Terayama Shūji’s diverse creative projects were often interconnected: his films and dramas intertwined to form an eerie and imaginary world filled with dreams of erotic fantasy and escape. He frequently made autobiographical inferences within his surreal films.
Kaleidoscope on Screen will showcase the avant-garde director’s 4 feature films and 2 short experimental short films with live performance to depict Terayama Shūji’s world of wonder.
|23 November 2019 (Sat)
|Pastoral: To Die in the Country Japan｜1974｜Colour｜104’
|Grass Labyrinth Japan｜1979｜Colour｜50’ Fruits of Passion# Japan, France｜1981｜Colour｜83’
|Throw Away Your Books, Rally in the Streets Japan｜1971｜Colour｜137’
|24 November 2019 (Sun)
|Experimental Short Films Laura Japan｜1974｜Colour｜9’ The Trial (without dialogue) Japan｜1975｜Colour｜34’ Live performance: Terayama Henrikku
Unless otherwise stated, all films are in Japanese with English subtitles. # In Japanese, English and French with English subtitles. All films are limited to persons aged 18 and above only. Post-screening talk after the screening on 24 November.
Speakers. Andrew Chan (Artistic Director of Alice Theatre Laboratory). Kee To (Screenwriter, film critic, founding member of Hong Kong Screenwriters' Guild and Hong Kong Film Critics Society). Nikodem Karolak (InlanDimensions Festival Director / Overseas Manager of Ban'yū Inryoku Laboratory of Theatre Play). Terayama Henrikku (Former Tenjō Sajiki Actor, step-brother and heir of Terayama Shūji's artistic legacy).
Conducted in Cantonese, English and Japanese with Cantonese simultaneous interpretation.
|13-14.12.2019 (Fri - Sat)
|Level 2, Foyer of Grand Theatre, Hong Kong Cultural Centre
Free Admission to ticket holders of Nuhikun (Directions to Servants) 30 minutes before the performance.
DATE: 13.12.2019 (Fri) - 14.12.2019 (Sat)20:15
VENUE: Grand Theatre, Hong Kong Cultural Centre
Nuhikun – Directions to Servants was firstly performed as the public workshop at the Tokyo Harumi International Trade Center and then toured the Netherlands, Belgium, Germany, UK, Italy, America and France. This is Terayama’s most representative piece, which has been performed over 100 times in over 30 cities in the world. Furthermore, Ban’yū Inryoku has performed it about 50 times from 1989 to 1991 and from 2003 to 2005 in Japan. The work has been performed in huge theatres such as the Globe in Tokyo in 1989, the playhouse in the New National Theatre in 2003, the Theatre Senju. During overseas tours, Tenjō Sajiki staged the play in various places, adapting the direction to each venue, depending on the circumstances. It has been staged in such venues as an old bakery or a museum hall.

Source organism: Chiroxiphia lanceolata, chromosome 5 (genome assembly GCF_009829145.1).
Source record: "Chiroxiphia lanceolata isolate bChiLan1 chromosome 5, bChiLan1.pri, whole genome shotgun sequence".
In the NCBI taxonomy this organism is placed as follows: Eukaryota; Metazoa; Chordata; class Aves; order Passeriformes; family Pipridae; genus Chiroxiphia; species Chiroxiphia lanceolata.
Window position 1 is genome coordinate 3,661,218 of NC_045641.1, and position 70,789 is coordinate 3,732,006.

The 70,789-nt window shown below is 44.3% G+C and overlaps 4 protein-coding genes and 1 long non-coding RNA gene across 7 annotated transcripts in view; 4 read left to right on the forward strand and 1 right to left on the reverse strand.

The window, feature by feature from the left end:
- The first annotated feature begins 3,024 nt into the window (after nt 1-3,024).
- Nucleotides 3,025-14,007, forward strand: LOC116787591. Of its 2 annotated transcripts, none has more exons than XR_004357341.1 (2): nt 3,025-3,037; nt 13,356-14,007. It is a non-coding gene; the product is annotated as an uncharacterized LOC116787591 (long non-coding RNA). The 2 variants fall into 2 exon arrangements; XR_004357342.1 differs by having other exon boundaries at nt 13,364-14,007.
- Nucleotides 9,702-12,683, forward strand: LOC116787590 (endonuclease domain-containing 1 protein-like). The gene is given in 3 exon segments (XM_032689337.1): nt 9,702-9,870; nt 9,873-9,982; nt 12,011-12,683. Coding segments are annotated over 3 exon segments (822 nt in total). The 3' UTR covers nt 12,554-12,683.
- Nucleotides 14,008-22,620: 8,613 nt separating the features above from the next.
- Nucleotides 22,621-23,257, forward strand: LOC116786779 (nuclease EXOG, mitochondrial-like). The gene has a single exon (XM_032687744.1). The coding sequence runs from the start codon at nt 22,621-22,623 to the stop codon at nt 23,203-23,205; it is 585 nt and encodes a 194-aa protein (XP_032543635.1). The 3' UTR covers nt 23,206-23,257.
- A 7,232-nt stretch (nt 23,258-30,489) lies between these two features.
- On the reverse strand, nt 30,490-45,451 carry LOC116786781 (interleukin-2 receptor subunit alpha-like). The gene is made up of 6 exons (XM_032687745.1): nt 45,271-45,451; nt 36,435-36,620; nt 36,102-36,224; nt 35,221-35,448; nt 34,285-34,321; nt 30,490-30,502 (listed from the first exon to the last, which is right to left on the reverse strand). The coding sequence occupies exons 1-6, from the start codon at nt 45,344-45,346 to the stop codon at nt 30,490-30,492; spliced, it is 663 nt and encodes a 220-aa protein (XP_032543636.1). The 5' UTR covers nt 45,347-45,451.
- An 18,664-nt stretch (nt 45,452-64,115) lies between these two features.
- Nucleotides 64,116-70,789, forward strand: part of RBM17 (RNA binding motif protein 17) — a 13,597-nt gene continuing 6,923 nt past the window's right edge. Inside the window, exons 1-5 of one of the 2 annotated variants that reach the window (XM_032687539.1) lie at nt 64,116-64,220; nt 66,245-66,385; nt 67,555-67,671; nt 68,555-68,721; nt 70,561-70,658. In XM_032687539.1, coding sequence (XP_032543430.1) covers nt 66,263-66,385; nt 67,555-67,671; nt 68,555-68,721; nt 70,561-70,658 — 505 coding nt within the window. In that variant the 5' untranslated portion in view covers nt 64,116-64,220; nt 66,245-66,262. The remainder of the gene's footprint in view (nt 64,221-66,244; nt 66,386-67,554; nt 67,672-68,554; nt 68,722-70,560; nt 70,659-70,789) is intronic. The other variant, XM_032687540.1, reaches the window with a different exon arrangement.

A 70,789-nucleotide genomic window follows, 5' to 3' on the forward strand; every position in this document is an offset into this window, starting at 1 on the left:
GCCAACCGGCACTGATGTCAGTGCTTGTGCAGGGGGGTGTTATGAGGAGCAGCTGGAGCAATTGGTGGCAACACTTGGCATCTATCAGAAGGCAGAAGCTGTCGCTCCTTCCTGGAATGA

The play’s title is derived from a satirical and humorous essay Directions to Servants by Jonathan Swift. Most of characters in the play are servants, such as slaves, housemaids, farm workers, cooks, or gatekeepers. The story is set in a farm located in an isolated village in Tōhoku region where the is no master, thus the servants decide to play the role of the master in turns. This topsy-turvy charade attempts to question the relationship between authority and control, as well as the position of an actor and the audience. The servants are called after the names of characters that appear in Miyazawa Kenji’s fables. That master-slave farce is described not only by the theatrical dialogue, but also by actors’ moves to the rock-opera vibes. One observes various kinds of machinery props with the empty chair in the middle, symbolizing the absence of the real master until the very end. Figuratively speaking, the absence of the centre stimulates the absence of the periphery.